Denise Fedorow
Denise Fedorow
Freelance Writer
April 27, 2021 // Diocese

Need for kidney transplant strengthens priest’s faith

Denise Fedorow
Denise Fedorow
Freelance Writer

The power of prayer — even prayer for oneself — has been strengthened anew in Father Robert Van Kempen in recent months after the news came that the beloved priest needs a kidney transplant. 

The South Bend native was ordained in 1993 at St. Matthew Cathedral in South Bend and served at St. Jude Parish in Fort Wayne, St. Joseph – Hessen Cassel Parish in Fort Wayne and St. Matthew. He is currently pastor at St. Mary of the Annunciation Parish in Bristol.

He shared that he has been diabetic since 1997, and over the years that disease has taken its toll on his kidneys. “It wasn’t until last year that it came to a head,” he said.

Denise Fedorow
Father Robert Van Kempen of St. Mary of the Annunciation Parish, Bristol, is in need of a kidney donor. Despite his illness and during the trying time of pandemic, he has seen his faith grow.

Father Van Kempen had knee surgery in 2016. Last year, he had surgery on the second knee. Apparently because of the anesthesia and painkillers, his kidneys started to shut down. A few days after the second surgery, he said he was feeling “pretty loopy and confused” and went back to Saint Joseph Regional Medical Center Hospital in Mishawaka. It was discovered his kidneys were shutting down and weren’t processing the post-surgery medications: They were all staying in his system, causing his symptoms. He was in the hospital for several days. 

He admitted that dialysis was something he didn’t want to do. Before the surgeries, he had been going to a kidney doctor every few months and when the suggestion had come that one day he might need dialysis, he didn’t want it. He thought that maybe he would have no choice by the time he was 75 or 80, but not in his early 60s.

The doctor and his sister made the decision for him while he was in the hospital. Father Van Kempen admitted thinking, “Oh Lord, now I know you’re testing me!” But, he said, “They made a good decision.”

Father Van Kempen went three days a week to the DaVita Mishawaka Dialysis Center near Saint Joseph hospital for four hours a day from September until March. Now he’s able to do dialysis at home, which is easier, but he needs to be on it for nine hours a night. He said he connects to the dialysis machine around 9 or 9:30 p.m. and remains on it until 6:30 a.m.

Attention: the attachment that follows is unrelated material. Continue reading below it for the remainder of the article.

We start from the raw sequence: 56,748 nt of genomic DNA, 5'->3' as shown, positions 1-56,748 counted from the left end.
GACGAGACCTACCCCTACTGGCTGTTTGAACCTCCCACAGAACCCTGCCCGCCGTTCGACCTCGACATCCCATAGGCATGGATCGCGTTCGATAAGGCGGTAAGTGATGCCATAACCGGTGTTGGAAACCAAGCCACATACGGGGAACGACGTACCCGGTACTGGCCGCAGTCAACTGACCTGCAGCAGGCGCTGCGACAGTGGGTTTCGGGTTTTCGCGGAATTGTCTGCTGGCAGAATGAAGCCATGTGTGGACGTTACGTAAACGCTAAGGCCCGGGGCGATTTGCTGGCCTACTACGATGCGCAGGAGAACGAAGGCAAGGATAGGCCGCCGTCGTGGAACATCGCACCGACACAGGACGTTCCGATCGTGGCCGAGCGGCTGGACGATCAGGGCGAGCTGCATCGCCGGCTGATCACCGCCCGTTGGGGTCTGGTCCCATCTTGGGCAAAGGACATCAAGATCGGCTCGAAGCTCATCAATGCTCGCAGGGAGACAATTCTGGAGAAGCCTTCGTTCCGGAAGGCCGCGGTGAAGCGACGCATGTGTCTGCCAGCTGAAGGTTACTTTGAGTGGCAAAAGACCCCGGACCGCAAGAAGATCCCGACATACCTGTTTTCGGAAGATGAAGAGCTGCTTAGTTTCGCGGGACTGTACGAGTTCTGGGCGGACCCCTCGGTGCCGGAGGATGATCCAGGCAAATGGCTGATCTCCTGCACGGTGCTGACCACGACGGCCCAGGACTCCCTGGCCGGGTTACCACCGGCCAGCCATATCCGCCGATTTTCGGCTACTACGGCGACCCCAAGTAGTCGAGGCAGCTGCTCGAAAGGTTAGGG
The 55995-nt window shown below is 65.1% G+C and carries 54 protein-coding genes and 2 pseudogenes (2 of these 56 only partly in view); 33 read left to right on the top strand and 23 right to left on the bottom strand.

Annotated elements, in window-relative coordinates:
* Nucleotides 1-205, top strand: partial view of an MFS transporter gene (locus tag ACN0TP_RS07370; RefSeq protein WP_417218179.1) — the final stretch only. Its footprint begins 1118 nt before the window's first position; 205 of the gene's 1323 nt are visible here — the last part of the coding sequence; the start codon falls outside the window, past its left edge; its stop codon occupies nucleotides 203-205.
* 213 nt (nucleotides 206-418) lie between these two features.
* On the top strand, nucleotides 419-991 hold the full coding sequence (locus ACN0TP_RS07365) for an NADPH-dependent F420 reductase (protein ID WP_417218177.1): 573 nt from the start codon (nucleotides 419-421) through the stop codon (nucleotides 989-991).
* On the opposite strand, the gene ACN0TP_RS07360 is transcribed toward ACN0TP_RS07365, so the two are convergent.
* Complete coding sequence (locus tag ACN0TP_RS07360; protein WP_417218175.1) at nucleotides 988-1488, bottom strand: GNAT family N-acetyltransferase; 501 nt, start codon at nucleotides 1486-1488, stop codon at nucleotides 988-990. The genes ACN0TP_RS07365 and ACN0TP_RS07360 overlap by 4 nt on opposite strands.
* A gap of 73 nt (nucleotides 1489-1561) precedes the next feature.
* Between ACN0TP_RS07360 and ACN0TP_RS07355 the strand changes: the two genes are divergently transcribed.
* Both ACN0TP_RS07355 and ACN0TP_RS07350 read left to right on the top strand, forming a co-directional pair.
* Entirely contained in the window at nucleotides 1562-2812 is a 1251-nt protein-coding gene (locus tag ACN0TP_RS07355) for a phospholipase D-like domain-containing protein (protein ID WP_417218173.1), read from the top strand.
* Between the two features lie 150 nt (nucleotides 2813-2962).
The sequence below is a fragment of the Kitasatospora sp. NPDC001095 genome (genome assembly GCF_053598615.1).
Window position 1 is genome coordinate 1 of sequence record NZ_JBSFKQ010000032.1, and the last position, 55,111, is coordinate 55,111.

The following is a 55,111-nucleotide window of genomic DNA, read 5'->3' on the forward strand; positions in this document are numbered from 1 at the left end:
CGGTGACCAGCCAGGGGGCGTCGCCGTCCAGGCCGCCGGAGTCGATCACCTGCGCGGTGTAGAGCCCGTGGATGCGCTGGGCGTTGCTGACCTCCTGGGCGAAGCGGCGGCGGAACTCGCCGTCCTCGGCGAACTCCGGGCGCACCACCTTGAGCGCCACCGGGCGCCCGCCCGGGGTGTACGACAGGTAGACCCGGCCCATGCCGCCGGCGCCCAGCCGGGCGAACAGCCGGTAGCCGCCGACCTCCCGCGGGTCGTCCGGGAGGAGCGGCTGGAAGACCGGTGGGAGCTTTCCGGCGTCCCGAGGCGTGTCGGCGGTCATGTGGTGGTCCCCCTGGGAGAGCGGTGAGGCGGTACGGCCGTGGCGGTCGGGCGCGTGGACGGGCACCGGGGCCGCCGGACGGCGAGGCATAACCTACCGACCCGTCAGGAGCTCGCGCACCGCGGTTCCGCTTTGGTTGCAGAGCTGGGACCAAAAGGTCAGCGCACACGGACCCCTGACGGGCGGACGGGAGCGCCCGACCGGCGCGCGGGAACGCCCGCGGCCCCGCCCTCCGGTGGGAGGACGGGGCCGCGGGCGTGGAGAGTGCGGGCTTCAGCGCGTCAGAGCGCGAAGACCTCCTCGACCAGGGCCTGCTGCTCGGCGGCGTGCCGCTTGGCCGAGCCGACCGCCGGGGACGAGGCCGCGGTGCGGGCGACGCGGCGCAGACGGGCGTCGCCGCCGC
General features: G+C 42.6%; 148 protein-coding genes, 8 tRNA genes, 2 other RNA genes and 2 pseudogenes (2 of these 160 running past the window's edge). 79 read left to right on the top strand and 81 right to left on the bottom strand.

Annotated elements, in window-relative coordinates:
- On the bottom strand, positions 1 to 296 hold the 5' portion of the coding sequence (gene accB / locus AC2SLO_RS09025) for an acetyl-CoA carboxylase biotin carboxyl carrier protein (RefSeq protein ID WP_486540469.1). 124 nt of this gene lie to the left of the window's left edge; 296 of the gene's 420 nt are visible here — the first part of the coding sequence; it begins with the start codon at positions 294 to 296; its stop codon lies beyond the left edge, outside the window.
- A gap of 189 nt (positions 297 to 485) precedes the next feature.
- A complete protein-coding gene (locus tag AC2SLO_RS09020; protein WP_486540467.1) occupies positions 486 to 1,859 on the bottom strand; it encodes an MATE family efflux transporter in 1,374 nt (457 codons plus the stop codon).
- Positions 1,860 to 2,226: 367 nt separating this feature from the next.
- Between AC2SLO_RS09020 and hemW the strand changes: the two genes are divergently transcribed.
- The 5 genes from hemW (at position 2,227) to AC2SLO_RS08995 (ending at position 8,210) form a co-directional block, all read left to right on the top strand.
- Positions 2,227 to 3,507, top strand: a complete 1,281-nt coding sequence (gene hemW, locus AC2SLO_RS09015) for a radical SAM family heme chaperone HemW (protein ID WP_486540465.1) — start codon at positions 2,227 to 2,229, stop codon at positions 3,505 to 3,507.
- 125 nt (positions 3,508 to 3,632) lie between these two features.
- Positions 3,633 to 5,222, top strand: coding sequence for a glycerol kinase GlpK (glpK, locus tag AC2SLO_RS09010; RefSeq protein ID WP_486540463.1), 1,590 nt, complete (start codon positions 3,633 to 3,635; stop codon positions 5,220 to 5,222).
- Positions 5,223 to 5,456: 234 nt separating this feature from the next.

“It was challenging at first, but I’ve gotten used to it,” he said. 

Once his kidney specialist advised a kidney transplant was necessary, he had to go through a barrage of tests. “Your body has to be strong enough to accept the kidney,” he explained.

A physical showed his prostrate was enlarged and he had to undergo a heart catherization.

“That’s when my life really changed,” Father Van Kempen said. “I never really prayed for myself. I prayed every day but for everyone else, not myself.”

But he admitted he was getting tired. The pandemic had been hard on him, so he turned to God and prayed that his tests would come out OK so the doctors could move forward. It turned out the prostrate was fine, and the heart catherization found his heart was very strong.

“I thanked the Lord a lot! The power of prayer is really amazing,” he said. “This reiterated that for me.”

Strengthened faith

Father Van Kempen said his prayer life had always been good. Besides the Liturgy of the Hours and Mass, spending quiet time in prayer with the Lord and the rosary had always been a part of his daily prayer life.

“I’ve always been more of a private person in my prayer life — not ‘standing on the corner’ as they say, but with the pandemic we lost so much. I lost interactions with parishioners at Mass, interactions with staff, and it drained me. I didn’t have the connections I normally have,” he shared. “That was reflected in my prayer life — it changed and got kind of dry,” he said.